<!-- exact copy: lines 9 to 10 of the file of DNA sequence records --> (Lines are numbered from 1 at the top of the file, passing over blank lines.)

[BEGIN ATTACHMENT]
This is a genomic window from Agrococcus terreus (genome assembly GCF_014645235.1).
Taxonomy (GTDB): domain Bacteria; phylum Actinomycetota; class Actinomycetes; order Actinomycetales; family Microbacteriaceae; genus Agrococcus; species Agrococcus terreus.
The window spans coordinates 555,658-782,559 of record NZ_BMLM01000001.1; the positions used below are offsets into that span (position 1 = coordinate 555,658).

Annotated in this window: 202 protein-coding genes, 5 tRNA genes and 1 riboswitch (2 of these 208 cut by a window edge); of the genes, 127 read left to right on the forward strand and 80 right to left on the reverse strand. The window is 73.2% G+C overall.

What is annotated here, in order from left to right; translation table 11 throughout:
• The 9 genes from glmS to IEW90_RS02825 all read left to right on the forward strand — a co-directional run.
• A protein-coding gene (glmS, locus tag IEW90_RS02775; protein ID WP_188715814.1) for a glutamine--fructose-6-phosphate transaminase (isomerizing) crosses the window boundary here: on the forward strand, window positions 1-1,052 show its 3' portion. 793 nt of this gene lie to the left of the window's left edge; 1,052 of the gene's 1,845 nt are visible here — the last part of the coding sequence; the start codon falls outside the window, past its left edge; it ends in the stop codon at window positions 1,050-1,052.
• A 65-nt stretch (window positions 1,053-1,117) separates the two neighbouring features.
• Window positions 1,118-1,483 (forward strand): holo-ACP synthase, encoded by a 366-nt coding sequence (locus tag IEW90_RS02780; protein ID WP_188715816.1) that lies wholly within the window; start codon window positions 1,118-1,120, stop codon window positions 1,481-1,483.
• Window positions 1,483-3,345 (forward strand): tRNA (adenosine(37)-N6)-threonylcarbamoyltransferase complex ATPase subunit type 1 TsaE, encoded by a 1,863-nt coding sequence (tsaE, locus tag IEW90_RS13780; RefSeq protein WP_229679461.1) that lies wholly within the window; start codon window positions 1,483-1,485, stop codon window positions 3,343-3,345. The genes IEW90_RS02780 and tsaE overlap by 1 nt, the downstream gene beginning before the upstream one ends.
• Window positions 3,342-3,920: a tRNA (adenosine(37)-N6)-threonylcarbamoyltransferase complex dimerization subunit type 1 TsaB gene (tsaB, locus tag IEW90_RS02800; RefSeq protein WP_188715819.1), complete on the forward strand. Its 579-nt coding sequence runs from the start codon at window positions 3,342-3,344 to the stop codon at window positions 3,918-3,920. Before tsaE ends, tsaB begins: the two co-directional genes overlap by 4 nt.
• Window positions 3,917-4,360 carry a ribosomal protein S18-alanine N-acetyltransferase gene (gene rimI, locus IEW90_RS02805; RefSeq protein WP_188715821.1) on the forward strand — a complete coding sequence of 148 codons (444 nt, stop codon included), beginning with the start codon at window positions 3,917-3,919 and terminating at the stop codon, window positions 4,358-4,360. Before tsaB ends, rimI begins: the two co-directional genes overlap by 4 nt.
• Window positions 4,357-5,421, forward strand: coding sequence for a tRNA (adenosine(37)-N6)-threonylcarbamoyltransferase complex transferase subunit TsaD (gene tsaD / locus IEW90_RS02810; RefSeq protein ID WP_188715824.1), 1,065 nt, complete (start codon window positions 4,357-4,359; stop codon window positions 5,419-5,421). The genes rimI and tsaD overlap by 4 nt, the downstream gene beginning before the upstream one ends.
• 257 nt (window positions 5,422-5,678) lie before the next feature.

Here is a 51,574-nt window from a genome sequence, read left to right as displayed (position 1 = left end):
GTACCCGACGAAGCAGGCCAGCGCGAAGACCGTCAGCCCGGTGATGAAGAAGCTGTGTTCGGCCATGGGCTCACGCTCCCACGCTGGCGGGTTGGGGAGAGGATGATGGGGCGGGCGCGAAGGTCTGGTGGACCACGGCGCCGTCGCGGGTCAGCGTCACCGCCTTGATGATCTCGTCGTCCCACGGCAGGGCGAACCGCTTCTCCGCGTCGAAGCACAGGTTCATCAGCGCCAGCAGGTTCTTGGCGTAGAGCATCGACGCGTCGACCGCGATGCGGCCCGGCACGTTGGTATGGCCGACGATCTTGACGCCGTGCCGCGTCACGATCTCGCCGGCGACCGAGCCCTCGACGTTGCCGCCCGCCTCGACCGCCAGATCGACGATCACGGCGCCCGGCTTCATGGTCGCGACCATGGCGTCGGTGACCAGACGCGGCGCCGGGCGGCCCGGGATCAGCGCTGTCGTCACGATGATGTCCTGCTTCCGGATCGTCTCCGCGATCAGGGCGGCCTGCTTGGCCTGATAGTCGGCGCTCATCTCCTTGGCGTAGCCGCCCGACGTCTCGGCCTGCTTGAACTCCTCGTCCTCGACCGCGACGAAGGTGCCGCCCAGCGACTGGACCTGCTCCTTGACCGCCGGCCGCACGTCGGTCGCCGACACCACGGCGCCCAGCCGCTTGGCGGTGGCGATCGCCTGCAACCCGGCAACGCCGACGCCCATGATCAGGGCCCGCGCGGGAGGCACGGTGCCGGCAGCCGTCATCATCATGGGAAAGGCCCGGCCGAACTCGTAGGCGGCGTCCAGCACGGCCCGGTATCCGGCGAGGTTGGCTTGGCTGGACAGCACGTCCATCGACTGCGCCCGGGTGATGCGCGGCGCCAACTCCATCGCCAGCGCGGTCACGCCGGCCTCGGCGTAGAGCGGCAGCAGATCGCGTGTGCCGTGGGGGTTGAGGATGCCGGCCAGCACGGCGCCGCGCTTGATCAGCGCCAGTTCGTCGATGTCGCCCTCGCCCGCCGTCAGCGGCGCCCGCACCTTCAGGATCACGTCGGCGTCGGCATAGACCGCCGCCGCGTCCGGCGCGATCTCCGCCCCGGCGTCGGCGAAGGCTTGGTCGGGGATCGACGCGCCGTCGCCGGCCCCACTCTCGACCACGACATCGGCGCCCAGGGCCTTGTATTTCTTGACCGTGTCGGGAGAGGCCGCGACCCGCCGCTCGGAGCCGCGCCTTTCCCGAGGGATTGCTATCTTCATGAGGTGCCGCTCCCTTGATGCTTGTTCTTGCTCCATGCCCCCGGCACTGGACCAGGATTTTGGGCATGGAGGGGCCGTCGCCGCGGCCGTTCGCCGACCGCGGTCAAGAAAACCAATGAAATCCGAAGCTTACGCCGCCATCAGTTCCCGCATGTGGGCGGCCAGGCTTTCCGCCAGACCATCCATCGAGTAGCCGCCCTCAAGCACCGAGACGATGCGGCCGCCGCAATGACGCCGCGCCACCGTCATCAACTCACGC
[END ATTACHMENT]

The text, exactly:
• Window positions 1,118-1,483 (forward strand): holo-ACP synthase, encoded by a 366-nt coding sequence (locus tag IEW90_RS02780; protein ID WP_188715816.1) that lies wholly within the window; start codon window positions 1,118-1,120, stop codon window positions 1,481-1,483.
• Window positions 1,483-3,345 (forward strand): tRNA (adenosine(37)-N6)-threonylcarbamoyltransferase complex ATPase subunit type 1 TsaE, encoded by a 1,863-nt coding sequence (tsaE, locus tag IEW90_RS13780; RefSeq protein WP_229679461.1) that lies wholly within the window; start codon window positions 1,483-1,485, stop codon window positions 3,343-3,345. The genes IEW90_RS02780 and tsaE overlap by 1 nt, the downstream gene beginning before the upstream one ends.